There might well be problems in some particular English schools which it is the business of the secretary of state for education, Michael Gove, to address. However, the rhetoric he has adopted is unwise. The arguments he uses are confused and irrational. His attack is focused on the wrong targets.
His policy is misconceived. The spat between him and the home secretary, Theresa May might well be a reflection of this. School children should be protected from “extreme” ideas according to Michael Gove. He says too that schools should promote what he refers to as “British values”.
It is wrong to indoctrinate school children but it would be no less wrong to indoctrinate them with so-called British values than it would be to indoctrinate them with so-called extreme ideas. As long as they are given as part of an overall balanced curriculum, we should not be afraid to expose school children to ideas whether they are extreme or not. Indeed, the critical evaluation of ideas, including what Gove might consider to be intrinsic to British values should be central to education.
Both Gove and May were members of the task force which produced the report “tackling extremism in the UK”. It was directed towards a “fight against all forms of extremism”. This is misguided.
A matter of perspective
There is nothing wrong with extremism as such. Some extreme ideas, theories and opinions are true. Some extreme attitudes and emotions are quite appropriate. There is no necessary association between extremism and violence or extremism and unreasonableness. Not all people who are, say, fanatics or are violent are extremists. Similarly, not all extremists are fanatical or violent. Extremism and terrorism are not the same thing.
Aristotle argued that a virtue is a mean between two extremes. This notion might seem to be sensible with regard to some things but not to others. It is not a reliable general formula. For instance, a temperate position between total abstinence from alcohol and wanton drunkenness might be wise. However, where, say, tobacco or heroin are concerned, an extreme position of total abstinence might be more sensible than consumption in moderation.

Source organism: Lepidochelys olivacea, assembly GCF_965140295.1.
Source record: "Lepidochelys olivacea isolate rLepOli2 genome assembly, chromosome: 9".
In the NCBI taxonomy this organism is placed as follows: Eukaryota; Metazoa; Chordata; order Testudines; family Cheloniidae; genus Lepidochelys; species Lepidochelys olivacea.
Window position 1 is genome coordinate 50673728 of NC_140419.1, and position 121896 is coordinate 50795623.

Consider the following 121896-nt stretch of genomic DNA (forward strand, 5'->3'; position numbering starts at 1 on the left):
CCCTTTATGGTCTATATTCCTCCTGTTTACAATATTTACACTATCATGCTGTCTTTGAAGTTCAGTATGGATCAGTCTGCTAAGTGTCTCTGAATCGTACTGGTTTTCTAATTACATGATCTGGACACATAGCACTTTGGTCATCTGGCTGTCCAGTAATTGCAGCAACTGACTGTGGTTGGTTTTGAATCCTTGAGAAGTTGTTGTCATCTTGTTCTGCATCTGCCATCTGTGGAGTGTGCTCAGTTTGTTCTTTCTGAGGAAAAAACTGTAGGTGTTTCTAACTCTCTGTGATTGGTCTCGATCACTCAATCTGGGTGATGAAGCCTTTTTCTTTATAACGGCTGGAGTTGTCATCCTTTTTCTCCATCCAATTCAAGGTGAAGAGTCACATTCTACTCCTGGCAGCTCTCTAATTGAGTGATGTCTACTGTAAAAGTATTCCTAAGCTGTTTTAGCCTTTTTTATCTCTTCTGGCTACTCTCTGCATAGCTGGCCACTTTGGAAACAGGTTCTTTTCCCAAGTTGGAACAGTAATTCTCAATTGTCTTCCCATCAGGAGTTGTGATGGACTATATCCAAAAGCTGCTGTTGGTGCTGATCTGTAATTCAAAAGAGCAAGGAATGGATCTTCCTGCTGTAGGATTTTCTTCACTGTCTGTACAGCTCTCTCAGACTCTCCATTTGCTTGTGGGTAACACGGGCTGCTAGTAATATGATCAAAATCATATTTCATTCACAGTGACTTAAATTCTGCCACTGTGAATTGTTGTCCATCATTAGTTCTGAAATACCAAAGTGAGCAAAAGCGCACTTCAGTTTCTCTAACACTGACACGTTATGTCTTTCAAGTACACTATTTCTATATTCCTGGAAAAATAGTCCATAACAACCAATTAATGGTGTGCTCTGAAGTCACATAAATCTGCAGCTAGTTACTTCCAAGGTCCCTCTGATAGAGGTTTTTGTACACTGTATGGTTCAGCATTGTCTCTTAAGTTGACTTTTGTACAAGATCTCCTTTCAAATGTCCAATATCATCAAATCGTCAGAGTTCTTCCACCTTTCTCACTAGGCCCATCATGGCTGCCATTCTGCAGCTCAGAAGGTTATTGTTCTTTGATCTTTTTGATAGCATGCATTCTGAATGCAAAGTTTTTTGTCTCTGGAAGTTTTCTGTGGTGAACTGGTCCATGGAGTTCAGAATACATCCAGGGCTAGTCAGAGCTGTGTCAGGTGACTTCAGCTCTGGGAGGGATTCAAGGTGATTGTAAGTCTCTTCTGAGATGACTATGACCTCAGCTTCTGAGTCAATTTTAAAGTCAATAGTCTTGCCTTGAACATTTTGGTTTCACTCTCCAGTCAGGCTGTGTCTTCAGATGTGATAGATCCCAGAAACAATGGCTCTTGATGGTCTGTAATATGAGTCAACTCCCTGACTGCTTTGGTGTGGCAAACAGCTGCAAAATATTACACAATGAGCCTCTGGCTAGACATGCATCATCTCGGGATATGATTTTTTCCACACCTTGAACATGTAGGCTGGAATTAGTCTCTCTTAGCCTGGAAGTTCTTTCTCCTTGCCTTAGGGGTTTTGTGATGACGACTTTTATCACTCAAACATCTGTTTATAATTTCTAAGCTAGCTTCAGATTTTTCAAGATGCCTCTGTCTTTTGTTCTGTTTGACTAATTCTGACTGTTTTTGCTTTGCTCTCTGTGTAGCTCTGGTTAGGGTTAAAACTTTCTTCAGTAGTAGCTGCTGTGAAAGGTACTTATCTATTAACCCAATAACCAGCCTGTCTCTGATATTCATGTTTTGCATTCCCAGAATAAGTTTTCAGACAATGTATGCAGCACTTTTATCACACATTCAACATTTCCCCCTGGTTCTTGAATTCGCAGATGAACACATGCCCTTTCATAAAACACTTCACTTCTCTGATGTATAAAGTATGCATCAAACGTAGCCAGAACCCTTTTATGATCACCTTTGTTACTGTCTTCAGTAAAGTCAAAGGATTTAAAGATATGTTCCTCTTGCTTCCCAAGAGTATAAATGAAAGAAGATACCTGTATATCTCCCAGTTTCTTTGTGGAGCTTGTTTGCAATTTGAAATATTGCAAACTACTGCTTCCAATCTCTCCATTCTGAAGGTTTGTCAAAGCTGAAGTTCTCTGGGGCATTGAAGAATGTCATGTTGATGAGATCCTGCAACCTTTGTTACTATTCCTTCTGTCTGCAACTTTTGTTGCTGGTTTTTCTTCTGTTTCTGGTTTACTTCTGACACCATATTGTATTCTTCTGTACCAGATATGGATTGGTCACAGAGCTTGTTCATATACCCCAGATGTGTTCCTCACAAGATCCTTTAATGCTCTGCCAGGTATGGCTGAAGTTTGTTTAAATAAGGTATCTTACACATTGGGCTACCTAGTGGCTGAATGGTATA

With regard, say, to Scotland, independence or the status quo might be preferable to and more rational than so-called devo-max. The middle ground is not always the most rational or the morally best position. The same might be said for extremism as re-defined by the UK government.
The government uses a whimsical and arbitrary re-definition of extremism. We read that “extremism” means:
… vocal or active opposition to fundamental British values, including democracy, the rule of law, individual liberty and mutual respect and tolerance for different faiths and beliefs. We also include in our definition calls for the death of members of our armed forces.
This is outrageous. It is abhorrent and politically dangerous. It is not the proper role of the state to tell citizens, of whatever age what they should think, feel, or believe. It is not their business what values British citizens adopt. Incitement to murder people whether or not they are members of the armed forces is illegal and wrong but that does not pertain to extremism or British values.
Not all vocal and active opposition to fundamental British values, whatever they might be deemed to be is wrong. Things are not true or morally good because they are in accord with British values – and if they are false and wrong, but in accord with “British values”, we should oppose such values.
According to John Stuart Mill: “…there ought to exist the fullest liberty of professing and discussing, as a matter of ethical conviction, any doctrine, however immoral it may be considered.” He continues:
If all mankind minus one were of one opinion, and only one person were of the contrary opinion, mankind would be no more justified in silencing that one person than he, if he had the power, would be justified in silencing mankind.
If this is not in accord with British values, we should, perhaps, actively oppose and voice disapproval of British values.
According to the report: “While protecting society from extremism, we will also continue to protect the right to freedom of expression. These proposals are not intended or designed to restrict or prevent legitimate and lawful comment and debate.” One might well doubt these claims.
May is, perhaps, considering back-tracking from the position of the report and its unsophisticated account of and attitude towards extremism. She is more concerned with confronting terrorism than extremism – and she, rather than Gove, is in the right. Her performance in the Commons recently might lead one to suspect that she is beginning to wonder whether the current policy on the relationship between integration and extremism is counter-productive.